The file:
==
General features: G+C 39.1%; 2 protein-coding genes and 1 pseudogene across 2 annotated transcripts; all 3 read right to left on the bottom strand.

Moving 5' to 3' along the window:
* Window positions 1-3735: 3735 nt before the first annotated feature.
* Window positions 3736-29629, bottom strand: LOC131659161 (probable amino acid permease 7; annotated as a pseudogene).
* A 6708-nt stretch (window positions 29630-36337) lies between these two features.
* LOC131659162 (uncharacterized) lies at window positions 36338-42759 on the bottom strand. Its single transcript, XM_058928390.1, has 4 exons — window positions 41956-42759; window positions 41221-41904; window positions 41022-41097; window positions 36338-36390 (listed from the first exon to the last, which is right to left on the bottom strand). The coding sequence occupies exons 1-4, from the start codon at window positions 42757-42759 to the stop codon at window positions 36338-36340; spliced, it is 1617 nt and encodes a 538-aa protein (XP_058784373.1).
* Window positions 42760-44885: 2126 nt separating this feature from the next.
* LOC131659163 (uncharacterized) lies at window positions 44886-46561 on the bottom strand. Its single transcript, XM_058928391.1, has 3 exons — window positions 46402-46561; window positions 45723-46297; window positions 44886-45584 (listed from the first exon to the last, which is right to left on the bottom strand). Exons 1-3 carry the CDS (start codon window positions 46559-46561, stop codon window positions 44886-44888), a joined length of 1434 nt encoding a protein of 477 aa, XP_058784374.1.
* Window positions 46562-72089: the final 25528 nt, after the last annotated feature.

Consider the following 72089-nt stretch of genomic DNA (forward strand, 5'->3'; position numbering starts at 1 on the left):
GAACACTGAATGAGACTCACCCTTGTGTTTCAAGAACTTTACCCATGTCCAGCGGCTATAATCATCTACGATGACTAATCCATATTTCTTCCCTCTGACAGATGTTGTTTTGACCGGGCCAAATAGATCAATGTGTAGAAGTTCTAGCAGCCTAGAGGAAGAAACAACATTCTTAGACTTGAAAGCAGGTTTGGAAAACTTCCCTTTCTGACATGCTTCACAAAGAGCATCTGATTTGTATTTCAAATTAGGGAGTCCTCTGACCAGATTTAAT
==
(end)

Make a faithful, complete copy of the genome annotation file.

General features: G+C 39.1%; 2 protein-coding genes and 1 pseudogene across 2 annotated transcripts; all 3 read right to left on the bottom strand.

Moving 5' to 3' along the window:
* Window positions 1-3735: 3735 nt before the first annotated feature.
* Window positions 3736-29629, bottom strand: LOC131659161 (probable amino acid permease 7; annotated as a pseudogene).
* A 6708-nt stretch (window positions 29630-36337) lies between these two features.
* LOC131659162 (uncharacterized) lies at window positions 36338-42759 on the bottom strand. Its single transcript, XM_058928390.1, has 4 exons — window positions 41956-42759; window positions 41221-41904; window positions 41022-41097; window positions 36338-36390 (listed from the first exon to the last, which is right to left on the bottom strand). The coding sequence occupies exons 1-4, from the start codon at window positions 42757-42759 to the stop codon at window positions 36338-36340; spliced, it is 1617 nt and encodes a 538-aa protein (XP_058784373.1).
* Window positions 42760-44885: 2126 nt separating this feature from the next.
* LOC131659163 (uncharacterized) lies at window positions 44886-46561 on the bottom strand. Its single transcript, XM_058928391.1, has 3 exons — window positions 46402-46561; window positions 45723-46297; window positions 44886-45584 (listed from the first exon to the last, which is right to left on the bottom strand). Exons 1-3 carry the CDS (start codon window positions 46559-46561, stop codon window positions 44886-44888), a joined length of 1434 nt encoding a protein of 477 aa, XP_058784374.1.
* Window positions 46562-72089: the final 25528 nt, after the last annotated feature.

Consider the following 72089-nt stretch of genomic DNA (forward strand, 5'->3'; position numbering starts at 1 on the left):
GAACACTGAATGAGACTCACCCTTGTGTTTCAAGAACTTTACCCATGTCCAGCGGCTATAATCATCTACGATGACTAATCCATATTTCTTCCCTCTGACAGATGTTGTTTTGACCGGGCCAAATAGATCAATGTGTAGAAGTTCTAGCAGCCTAGAGGAAGAAACAACATTCTTAGACTTGAAAGCAGGTTTGGAAAACTTCCCTTTCTGACATGCTTCACAAAGAGCATCTGATTTGTATTTCAAATTAGGGAGTCCTCTGACCAGATTTAAT